Last Night's Viewing: Jonathan Meades on France, BBC4; The Crusades, BBC2
The boilerplate way of beginning a documentary these days is to read out a bombastic contents list. In the first of his films about France, Jonathan Meades decided it would be more instructive to tell us what we weren't going to get: "No strings of onions, no Dordogne, no boules, no Piaf, no ooh-la-la, no Gallic shrugs, no street markets, no checked tableclothes," he said. And, it seems, only a very tiny snatch of accordion music, briefly aired to acknowledge the unavoidable trope and then swiped away with a needle scratch. Instead, Jonathan Meades on France offered "Fragments of an Arbitrary Encyclopedia", a collage of entries, all beginning with V and proceeding alphabetically from Valise to Vosges, by way of Vaugeois, Verdun and Vexatious Litigants, among other things.
Not all that arbitrary, it should be noted, despite the apparently random construction of Meades's essay. Because what eventually emerged was a suggestive tangle of subjects, frequently connected by cross-reference and ultimately producing a coherent (or kind of coherent) essay about French patriotism and its self-deceptions. You got reactionary politics, notes on style, digressions into typography and topography, discursions on the food and architecture of border regions and – all the way through – a resolute and dogged resistance to the standard clichés of the television travelogue. Yes, Meades's opening piece to camera was filmed in front of a lovely stretch of French countryside. But what entirely filled the foreground, stubbornly unlovely, was a wedge of empty tarmac. And yes, you did actually get some red-checked material, in an Alsacien bistro. But, let's be fair, it wasn't on the table.
Meades is one of the few really distinctive stylists we have left on television. His prose is aggressively undemotic (where another presenter would say "pig farming", he says "porcine husbandry") and his manner is mischievously indifferent to the terror of not-being-likable that seems to pervade so much presentation these days. He gives the impression of not caring in the slightest whether you think Charles Maurras and Action Française are interesting or whether you share his fascination with the utopian architecture of Claude Ledoux, which he described here as "exhilaratingly sullen". A sudden close-up of his face on those words, expressionless and unsmiling, hinted that whoever was calling the shots in the editing suite thought this wasn't a bad description of Meades either.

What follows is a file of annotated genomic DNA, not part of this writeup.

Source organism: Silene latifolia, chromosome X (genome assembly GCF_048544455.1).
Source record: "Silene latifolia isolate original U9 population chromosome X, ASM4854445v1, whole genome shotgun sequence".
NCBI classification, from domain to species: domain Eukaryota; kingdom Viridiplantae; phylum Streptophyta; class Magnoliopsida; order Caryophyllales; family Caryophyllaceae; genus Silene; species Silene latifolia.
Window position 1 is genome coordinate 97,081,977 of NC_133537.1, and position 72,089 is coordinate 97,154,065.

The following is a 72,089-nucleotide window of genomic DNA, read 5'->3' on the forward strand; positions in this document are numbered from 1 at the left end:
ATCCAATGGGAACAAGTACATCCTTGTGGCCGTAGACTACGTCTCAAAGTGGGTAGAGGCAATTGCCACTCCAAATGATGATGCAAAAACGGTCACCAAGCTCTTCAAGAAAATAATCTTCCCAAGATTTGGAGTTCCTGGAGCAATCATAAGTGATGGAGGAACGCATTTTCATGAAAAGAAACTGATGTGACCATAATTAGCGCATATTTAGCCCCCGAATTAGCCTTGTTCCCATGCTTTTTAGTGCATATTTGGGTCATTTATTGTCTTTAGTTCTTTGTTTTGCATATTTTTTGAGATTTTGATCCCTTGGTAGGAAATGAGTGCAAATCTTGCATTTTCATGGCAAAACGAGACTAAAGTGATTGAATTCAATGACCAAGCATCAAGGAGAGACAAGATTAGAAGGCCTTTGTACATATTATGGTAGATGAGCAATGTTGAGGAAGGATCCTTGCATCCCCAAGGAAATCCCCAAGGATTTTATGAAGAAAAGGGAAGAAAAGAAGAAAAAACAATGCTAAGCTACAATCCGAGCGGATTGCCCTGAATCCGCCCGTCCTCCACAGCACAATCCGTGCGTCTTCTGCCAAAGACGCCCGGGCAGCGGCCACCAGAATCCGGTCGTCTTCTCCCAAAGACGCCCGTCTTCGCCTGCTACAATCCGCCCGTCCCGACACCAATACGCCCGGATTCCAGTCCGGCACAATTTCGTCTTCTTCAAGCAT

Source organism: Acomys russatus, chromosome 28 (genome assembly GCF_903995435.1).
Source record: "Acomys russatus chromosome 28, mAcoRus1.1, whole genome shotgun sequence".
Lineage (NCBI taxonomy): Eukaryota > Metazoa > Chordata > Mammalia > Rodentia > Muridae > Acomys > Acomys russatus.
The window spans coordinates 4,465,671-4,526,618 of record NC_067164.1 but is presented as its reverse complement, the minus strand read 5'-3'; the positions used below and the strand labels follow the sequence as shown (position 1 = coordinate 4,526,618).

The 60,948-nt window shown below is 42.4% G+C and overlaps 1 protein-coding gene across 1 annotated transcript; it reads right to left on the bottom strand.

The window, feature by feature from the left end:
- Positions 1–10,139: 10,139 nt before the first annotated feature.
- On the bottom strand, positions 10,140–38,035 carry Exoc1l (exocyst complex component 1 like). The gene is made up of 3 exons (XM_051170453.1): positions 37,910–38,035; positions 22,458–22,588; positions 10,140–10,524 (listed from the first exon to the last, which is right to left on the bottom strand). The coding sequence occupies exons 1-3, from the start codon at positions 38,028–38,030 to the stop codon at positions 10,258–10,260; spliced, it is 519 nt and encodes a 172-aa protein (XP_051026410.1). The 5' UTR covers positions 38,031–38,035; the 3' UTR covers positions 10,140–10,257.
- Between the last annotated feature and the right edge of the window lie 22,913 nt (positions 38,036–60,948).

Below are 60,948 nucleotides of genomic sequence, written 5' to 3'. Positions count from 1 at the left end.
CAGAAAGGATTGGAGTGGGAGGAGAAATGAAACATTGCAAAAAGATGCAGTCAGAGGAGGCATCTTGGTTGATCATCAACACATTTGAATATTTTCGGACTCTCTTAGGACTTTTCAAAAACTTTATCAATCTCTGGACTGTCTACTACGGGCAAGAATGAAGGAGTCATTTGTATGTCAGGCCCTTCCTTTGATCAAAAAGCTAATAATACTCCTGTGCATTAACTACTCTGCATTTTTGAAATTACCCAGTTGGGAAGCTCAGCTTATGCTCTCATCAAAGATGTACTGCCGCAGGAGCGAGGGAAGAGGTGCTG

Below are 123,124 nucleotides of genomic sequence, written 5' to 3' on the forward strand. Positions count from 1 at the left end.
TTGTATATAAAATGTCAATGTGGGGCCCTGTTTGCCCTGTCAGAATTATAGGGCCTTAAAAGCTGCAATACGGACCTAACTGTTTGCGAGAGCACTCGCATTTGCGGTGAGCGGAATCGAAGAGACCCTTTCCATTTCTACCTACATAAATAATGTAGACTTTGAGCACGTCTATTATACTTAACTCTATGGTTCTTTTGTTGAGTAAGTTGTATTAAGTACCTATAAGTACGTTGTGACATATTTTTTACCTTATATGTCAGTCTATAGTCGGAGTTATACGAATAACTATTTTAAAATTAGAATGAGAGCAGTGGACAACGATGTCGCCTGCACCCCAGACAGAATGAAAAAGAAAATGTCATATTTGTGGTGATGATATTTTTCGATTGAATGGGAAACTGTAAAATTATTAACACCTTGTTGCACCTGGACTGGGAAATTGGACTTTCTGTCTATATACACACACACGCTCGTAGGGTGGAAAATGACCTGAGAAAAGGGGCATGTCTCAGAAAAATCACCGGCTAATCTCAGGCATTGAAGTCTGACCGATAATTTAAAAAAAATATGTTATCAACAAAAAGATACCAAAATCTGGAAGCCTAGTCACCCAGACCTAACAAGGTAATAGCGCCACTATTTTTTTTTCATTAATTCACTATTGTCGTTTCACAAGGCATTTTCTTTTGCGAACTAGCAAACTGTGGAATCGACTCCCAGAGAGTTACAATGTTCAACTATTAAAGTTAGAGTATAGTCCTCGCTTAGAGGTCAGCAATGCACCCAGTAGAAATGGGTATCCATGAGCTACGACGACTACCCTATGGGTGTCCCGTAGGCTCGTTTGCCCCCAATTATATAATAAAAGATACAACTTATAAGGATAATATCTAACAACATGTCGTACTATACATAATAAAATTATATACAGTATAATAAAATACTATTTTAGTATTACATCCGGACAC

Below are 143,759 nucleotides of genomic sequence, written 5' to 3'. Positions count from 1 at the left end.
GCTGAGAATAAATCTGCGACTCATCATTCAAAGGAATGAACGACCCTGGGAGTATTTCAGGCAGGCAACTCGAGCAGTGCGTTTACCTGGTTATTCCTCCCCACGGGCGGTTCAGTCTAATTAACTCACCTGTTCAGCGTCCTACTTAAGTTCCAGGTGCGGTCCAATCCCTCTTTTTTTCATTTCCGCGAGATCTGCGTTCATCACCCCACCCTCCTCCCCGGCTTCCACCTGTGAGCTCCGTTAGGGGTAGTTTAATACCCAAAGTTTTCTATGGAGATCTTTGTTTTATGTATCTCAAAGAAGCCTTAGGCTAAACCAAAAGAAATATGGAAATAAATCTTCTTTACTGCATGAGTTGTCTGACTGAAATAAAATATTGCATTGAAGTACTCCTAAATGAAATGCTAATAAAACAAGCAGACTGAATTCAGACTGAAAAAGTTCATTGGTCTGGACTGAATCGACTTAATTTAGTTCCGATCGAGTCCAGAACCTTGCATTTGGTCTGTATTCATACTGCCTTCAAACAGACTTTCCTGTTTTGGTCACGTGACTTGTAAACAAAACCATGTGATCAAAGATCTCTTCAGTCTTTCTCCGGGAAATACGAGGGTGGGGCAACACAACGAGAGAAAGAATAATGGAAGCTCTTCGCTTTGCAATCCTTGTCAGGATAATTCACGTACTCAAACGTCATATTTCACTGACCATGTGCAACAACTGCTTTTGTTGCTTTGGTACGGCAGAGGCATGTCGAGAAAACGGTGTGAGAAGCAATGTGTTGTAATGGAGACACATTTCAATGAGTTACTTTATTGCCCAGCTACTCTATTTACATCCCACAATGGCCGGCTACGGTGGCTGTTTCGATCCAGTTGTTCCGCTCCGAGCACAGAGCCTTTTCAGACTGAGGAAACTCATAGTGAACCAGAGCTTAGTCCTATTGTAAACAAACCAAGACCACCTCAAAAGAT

Some won't be exhilarated, I suppose. They'll think it's "elitist" (because they've got used to television treating them as fools and calling it a kind of courtesy). Or they'll get lost in the complexity of the information that is being offered, which includes no forgiving redundancies or short cuts. I wouldn't blame anyone who does get lost – it's a concentrated bouillon of unfamiliar facts and rapid allusion, and if I had any complaint it would be that a series of six half-hours would have been a little easier to absorb. You really do have to concentrate. But it doesn't half repay it. If for no other reason, I would love it for telling me that the French for window shopping is lèche-vitrine, literally window-licking.
The Crusades is a much more conventional kind of television lecture – a historical narrative cut together from location filming, rostrum shots of manuscripts, statues, architecture and plenty of medieval music. Dr Thomas Asbridge presents it in that familiarly urgent manner that requires that at least three are stressed in every sentence. But the subject is an important one – an eruption of fanatical religious violence that began with black propaganda about Muslim atrocities and that ended (in this episode, anyway) with the massacre of Jerusalem in 1099, when Christian knights waded ankle deep in blood. That event, Asbridge said, meant that two religions would be "locked into a bitter conflict that would last 200 years". One thousand and counting surely?
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